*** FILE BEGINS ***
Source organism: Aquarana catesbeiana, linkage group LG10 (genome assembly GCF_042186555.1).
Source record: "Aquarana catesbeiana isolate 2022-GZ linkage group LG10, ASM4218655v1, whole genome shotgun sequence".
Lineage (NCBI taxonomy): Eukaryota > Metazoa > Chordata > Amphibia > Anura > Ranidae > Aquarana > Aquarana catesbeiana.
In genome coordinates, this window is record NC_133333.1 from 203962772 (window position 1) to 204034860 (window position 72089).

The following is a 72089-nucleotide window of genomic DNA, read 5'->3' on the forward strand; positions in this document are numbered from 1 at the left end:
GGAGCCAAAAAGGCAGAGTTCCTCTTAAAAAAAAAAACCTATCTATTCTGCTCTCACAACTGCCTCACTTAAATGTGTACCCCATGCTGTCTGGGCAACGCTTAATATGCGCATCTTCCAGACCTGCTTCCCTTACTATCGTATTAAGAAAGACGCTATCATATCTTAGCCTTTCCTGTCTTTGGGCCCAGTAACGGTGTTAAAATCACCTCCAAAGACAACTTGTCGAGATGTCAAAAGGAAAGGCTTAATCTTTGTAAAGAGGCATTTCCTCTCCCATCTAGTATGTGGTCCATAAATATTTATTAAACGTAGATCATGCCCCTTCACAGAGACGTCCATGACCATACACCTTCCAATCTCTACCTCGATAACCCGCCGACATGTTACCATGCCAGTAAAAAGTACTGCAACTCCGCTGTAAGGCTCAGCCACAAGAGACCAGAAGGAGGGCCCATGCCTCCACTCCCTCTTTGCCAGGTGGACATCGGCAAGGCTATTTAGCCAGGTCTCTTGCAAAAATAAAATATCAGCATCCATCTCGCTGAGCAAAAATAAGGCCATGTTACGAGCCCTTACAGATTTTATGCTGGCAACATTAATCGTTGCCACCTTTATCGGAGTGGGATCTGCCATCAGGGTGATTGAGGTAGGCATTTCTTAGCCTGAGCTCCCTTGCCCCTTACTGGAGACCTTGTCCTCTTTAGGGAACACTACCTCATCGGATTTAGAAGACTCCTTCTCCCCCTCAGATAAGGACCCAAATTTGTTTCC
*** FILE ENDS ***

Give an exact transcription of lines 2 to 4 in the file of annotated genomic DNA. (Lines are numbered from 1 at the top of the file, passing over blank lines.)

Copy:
Source record: "Aquarana catesbeiana isolate 2022-GZ linkage group LG10, ASM4218655v1, whole genome shotgun sequence".
Lineage (NCBI taxonomy): Eukaryota > Metazoa > Chordata > Amphibia > Anura > Ranidae > Aquarana > Aquarana catesbeiana.
In genome coordinates, this window is record NC_133333.1 from 203962772 (window position 1) to 204034860 (window position 72089).